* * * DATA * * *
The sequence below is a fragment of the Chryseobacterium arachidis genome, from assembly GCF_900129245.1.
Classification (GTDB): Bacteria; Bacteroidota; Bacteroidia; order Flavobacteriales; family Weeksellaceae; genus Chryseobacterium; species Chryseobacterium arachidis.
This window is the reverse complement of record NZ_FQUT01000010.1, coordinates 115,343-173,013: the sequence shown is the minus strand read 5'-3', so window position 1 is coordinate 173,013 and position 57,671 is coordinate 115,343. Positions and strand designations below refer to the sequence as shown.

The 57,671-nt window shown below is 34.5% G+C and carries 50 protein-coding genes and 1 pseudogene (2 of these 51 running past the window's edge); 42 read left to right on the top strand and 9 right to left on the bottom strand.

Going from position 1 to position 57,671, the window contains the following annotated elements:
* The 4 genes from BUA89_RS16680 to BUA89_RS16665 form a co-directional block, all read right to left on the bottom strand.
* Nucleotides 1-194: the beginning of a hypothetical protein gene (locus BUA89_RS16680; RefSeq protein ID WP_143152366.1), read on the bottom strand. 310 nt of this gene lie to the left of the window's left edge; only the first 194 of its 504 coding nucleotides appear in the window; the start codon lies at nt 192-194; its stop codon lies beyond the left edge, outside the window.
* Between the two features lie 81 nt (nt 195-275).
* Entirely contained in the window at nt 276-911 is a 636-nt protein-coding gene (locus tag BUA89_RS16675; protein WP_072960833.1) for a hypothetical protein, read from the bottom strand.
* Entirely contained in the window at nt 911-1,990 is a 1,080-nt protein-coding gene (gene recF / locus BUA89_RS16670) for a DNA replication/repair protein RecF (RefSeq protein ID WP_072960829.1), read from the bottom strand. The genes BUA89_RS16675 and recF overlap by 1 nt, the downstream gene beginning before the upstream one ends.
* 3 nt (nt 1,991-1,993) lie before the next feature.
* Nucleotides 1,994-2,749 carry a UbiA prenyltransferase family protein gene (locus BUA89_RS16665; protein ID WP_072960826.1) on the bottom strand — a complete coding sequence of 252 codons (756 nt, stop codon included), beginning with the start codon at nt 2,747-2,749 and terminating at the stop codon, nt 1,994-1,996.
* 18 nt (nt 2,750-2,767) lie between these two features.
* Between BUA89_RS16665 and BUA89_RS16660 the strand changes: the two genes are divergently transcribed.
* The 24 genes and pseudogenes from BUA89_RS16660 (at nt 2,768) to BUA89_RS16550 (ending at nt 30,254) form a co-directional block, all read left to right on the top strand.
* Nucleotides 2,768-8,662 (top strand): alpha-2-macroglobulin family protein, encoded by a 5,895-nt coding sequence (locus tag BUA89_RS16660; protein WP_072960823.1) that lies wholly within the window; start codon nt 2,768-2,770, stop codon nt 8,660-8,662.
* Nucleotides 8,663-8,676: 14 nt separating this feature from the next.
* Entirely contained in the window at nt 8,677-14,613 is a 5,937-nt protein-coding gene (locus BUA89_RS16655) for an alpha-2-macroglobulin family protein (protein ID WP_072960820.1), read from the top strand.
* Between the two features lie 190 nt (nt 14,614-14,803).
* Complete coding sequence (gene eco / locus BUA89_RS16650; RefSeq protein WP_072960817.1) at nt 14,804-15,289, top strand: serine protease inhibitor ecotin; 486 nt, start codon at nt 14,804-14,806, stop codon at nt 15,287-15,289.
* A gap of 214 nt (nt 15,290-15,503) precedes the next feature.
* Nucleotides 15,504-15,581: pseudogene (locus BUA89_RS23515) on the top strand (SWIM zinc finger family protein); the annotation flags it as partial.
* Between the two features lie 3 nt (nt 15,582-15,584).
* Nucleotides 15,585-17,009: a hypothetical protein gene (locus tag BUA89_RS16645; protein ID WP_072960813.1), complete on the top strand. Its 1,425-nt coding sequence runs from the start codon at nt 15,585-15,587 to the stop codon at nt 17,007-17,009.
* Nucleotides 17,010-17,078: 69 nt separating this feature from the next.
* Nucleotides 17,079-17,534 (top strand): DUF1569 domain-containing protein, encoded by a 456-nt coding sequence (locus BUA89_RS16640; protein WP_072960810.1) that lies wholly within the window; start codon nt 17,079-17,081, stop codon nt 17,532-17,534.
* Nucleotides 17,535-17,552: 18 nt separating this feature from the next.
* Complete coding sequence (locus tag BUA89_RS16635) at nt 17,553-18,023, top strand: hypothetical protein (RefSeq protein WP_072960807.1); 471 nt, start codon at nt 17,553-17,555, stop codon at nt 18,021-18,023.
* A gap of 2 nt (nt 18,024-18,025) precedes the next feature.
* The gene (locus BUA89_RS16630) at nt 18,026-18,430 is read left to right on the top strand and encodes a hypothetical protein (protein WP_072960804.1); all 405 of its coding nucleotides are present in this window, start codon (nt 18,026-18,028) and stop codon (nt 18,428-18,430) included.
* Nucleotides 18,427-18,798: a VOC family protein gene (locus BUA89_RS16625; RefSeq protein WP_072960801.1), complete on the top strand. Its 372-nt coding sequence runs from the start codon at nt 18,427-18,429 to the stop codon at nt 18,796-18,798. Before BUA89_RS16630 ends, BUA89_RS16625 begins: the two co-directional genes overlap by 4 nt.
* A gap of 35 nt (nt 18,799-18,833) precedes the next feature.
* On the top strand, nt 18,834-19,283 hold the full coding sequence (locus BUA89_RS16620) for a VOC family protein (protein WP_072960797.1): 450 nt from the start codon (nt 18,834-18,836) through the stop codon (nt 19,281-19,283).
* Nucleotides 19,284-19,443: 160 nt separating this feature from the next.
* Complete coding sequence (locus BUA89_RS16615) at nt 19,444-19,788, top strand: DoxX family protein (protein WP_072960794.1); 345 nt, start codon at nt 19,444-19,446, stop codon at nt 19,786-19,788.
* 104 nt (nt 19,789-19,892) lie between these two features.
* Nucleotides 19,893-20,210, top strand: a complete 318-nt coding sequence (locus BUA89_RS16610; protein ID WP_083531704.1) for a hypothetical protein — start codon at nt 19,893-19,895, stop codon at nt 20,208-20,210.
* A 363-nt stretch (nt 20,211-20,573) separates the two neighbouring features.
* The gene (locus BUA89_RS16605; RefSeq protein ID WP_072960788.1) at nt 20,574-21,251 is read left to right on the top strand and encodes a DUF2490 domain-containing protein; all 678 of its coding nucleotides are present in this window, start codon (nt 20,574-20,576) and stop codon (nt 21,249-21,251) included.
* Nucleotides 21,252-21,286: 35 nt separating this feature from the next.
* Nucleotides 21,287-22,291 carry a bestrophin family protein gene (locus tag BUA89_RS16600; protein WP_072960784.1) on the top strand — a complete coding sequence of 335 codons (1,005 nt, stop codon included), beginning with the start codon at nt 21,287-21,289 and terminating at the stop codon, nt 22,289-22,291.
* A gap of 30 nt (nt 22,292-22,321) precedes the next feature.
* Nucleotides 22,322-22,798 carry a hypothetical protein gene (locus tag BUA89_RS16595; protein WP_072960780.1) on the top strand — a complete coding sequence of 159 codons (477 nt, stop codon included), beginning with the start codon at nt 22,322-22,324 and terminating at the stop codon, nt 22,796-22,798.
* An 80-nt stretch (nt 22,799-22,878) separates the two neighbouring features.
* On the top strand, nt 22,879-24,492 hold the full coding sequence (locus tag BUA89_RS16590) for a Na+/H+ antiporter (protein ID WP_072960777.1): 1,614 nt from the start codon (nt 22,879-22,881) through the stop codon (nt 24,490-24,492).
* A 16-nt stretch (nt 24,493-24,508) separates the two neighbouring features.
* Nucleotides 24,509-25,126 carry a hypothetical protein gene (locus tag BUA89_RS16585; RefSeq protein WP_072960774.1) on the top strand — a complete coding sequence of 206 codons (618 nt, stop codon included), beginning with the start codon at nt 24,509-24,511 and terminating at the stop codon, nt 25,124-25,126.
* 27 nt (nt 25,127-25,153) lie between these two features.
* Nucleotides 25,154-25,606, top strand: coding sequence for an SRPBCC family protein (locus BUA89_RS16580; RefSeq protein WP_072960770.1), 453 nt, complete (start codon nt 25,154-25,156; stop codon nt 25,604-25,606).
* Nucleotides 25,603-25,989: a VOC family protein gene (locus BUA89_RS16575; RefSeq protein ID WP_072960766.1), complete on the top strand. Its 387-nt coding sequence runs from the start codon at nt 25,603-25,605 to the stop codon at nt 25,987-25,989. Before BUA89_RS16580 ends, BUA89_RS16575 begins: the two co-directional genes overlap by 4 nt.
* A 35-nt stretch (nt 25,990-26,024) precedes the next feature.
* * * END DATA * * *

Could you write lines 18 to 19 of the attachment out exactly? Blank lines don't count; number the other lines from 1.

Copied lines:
* Entirely contained in the window at nt 8,677-14,613 is a 5,937-nt protein-coding gene (locus BUA89_RS16655) for an alpha-2-macroglobulin family protein (protein ID WP_072960820.1), read from the top strand.
* Between the two features lie 190 nt (nt 14,614-14,803).